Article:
We’re not entirely sure why NIS didn’t release Disgaea 4 instead as it’s generally seen as the superior title. What you have here is a full priced game that has been out on the PS3 since 2008 and available for under a tenner today. On the plus side, Absence of Detention does come with all the separate DLC from the PS3 game, including an extra four chapters. Not that you’d miss it, this game is huge. You can level up to Lv. 9999 type of huge.
Continue reading Disgaea 3: Absence of Detention (Review)
Shuffling up to the zombie party the day after the night before can hardly be called fashionably late, but here we finally are. The Yakuza series is renowned for its unique blend of beat em’ up RPG, so it was surprising and (whisper it), slightly disappointing to see them announce a gun-packed zombie game when all I really wanted was a new city to play in with Kiryu and the rest of the face-stomping gang.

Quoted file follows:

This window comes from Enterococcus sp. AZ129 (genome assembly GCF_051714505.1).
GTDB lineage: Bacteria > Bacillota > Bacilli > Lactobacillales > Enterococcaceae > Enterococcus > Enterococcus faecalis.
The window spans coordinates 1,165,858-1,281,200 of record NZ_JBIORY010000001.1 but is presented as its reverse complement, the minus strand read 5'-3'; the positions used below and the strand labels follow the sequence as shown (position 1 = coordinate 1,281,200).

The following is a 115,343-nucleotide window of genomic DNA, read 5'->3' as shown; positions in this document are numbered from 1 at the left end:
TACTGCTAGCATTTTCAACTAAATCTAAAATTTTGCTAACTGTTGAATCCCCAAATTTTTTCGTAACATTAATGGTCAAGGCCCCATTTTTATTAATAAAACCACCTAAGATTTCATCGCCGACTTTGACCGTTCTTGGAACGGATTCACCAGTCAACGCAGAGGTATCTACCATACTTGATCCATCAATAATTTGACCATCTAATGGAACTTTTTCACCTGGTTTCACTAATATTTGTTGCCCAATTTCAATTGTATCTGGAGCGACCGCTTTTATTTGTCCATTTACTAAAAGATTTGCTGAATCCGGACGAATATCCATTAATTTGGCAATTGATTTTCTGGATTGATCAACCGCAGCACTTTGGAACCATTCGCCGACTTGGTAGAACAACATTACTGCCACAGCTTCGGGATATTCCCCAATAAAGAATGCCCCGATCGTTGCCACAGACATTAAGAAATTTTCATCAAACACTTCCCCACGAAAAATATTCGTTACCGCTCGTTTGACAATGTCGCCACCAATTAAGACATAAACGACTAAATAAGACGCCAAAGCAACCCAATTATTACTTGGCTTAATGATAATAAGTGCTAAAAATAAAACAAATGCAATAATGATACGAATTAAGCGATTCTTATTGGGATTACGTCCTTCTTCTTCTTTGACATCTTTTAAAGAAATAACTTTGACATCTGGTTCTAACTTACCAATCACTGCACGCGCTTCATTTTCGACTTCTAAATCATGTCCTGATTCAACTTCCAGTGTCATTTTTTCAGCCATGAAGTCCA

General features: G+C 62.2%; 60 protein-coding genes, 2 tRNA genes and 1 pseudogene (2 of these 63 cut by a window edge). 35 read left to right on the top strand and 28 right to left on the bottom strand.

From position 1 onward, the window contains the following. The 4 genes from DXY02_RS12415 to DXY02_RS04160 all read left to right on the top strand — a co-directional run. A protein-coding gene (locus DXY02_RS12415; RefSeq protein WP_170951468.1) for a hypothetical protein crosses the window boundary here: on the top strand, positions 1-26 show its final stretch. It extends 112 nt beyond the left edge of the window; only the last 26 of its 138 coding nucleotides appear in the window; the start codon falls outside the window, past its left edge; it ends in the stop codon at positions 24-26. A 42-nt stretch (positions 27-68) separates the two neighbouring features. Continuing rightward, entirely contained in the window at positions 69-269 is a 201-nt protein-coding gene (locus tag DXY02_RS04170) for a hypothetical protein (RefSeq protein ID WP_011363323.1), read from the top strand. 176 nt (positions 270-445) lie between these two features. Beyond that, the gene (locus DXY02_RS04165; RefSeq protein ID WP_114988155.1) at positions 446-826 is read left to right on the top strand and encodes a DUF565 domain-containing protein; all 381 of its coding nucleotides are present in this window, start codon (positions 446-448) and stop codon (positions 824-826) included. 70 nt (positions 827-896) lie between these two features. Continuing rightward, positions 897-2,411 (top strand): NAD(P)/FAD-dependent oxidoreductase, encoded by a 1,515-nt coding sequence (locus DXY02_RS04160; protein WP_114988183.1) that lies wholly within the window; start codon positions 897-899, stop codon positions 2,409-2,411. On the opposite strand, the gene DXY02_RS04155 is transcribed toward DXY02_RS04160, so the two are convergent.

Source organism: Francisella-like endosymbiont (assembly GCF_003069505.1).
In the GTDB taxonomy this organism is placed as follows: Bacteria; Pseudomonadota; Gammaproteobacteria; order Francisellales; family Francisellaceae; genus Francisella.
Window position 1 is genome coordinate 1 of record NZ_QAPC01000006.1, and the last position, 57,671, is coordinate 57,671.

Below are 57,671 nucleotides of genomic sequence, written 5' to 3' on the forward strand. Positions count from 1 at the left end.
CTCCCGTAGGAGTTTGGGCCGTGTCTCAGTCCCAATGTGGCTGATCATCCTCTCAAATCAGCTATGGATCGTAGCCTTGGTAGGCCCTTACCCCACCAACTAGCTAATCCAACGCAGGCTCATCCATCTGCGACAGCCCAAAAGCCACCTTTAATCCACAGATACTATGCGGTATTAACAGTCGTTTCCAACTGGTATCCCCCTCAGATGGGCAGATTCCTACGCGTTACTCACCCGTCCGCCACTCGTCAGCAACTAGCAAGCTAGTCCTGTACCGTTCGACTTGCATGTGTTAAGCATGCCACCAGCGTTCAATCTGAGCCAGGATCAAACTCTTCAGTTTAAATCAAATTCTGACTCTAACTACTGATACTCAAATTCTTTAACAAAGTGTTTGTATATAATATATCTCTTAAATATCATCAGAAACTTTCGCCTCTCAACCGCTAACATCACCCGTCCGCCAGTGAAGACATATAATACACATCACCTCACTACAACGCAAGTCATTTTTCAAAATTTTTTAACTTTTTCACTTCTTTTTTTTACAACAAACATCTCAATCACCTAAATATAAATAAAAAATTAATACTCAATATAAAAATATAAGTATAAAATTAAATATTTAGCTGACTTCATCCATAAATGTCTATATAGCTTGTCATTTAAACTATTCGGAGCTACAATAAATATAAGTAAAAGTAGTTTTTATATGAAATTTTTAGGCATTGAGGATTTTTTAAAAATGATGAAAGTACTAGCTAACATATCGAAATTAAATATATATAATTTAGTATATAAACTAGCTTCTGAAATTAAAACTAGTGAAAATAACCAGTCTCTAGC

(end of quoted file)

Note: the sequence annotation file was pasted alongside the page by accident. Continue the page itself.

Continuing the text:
Previously, the series only used firearms as brief power-ups before the game got back to doing what it did best: letting you swing street thugs by their ankles face-first into lamp posts. Sadly, there are no options to enjoy such violent delights here. A few melee weapons remain, but for the most part it’s all about the boomsticks.
Continue reading Yakuza: Dead Souls (Review)
After a return to form for Sega’s Virtua Tennis 4, EA really have their work cut out for them if they want to take on the champ. In typical EA fashion, they’ve chucked a horde of player and tournament licenses and right analogue stick controls at the game in an attempt to dazzle us.
The first impression as I fired up the game was the usual disappointment with the menus that are the same clunky, basic ugly boxes we’ve seen FIFA drowning in for years. Yes, all the options you want are there, but why does every EA Sports game have to look the same?